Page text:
25. See also UNCHS (Habitat), 1999, p.21.

26. UNCHS (Habitat), 1996a, p.114.

27. The incidence of urban poverty in high-income and transitional economies is estimated at 10 and 20 per cent respectively.

28. Habitat Agenda, paragraph 60 (United Nations, 1996a).

29. UNCHS (Habitat), 1990, p.2.

30. Mwaniki and CBS (Kenya), 1993, p.21.

31. 'Permanent structures' are defined as 'the percentage of dwelling units which are likely to last twenty years or more given normal maintenance and repair, taking into account locational and environmental hazards (e.g. floods, typhoons, mudslides, earthquakes).' (UNCHS (Habitat), 1995, p.52).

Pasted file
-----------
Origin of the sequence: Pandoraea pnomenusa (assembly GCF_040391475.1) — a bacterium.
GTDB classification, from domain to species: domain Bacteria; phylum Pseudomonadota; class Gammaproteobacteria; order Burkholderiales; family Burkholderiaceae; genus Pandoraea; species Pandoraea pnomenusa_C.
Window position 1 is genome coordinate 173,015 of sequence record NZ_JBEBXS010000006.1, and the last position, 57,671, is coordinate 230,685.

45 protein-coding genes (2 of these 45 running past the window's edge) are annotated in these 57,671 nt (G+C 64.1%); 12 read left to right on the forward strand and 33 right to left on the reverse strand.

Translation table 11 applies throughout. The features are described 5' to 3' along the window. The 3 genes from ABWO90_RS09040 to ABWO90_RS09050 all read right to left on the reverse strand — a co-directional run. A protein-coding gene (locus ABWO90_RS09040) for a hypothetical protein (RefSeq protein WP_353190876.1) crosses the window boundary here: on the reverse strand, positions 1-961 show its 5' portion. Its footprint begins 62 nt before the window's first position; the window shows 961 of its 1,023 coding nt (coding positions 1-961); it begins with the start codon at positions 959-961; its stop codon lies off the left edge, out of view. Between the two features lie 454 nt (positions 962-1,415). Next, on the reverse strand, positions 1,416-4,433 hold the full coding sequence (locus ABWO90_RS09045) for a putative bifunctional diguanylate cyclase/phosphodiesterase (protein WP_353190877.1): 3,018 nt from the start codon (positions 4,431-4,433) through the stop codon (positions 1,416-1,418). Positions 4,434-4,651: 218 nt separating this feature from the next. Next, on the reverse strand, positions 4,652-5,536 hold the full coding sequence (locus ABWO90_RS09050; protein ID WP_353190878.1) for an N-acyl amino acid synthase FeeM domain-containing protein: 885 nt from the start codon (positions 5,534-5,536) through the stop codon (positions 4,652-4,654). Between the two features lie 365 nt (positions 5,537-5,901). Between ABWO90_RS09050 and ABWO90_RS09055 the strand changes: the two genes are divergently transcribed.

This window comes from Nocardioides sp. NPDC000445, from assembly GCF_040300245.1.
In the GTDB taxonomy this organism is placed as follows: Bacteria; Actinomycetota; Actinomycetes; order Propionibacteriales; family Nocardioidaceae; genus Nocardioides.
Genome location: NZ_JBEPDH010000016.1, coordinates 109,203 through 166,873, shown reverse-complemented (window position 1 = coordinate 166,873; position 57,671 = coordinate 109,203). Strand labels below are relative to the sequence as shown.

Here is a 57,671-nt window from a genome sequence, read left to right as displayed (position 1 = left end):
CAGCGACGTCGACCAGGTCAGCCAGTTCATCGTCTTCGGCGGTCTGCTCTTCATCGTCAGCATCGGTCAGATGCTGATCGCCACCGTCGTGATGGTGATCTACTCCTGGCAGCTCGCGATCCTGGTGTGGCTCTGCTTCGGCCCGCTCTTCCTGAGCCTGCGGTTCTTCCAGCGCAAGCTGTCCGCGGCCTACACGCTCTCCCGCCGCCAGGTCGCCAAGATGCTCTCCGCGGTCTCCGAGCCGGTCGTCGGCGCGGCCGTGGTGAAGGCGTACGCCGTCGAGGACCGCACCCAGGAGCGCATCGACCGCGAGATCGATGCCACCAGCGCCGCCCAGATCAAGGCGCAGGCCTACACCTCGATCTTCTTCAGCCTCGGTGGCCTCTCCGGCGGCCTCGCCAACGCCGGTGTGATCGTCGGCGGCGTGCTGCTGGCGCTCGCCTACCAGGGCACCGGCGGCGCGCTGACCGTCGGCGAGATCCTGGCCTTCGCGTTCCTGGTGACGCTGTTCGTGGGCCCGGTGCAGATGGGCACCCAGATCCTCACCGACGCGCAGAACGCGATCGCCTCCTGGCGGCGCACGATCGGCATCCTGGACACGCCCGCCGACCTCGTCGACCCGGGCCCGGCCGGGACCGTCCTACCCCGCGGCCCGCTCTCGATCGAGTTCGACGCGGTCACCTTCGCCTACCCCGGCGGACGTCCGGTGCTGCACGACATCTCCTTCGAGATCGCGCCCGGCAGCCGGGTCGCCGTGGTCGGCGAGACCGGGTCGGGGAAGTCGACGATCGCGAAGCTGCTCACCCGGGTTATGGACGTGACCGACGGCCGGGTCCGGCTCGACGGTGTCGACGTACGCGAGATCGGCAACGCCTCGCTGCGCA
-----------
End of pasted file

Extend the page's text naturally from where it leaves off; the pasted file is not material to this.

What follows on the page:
32. 'Housing in compliance' is defined as 'the percentage of the total housing stock... which is in compliance with current regulations (authorized housing).... Only housing which both has a clear title to the land on which it stands, and which is constructed with all required building, land use, or land subdivision permits should be regarded as in compliance.' (UNCHS (Habitat), 1995, p.53).

33. United Nations, 1993.

34. UNCHS (Habitat), 1996a.

35. UNCHS (Habitat), 1996a; and United Nations, 1996c.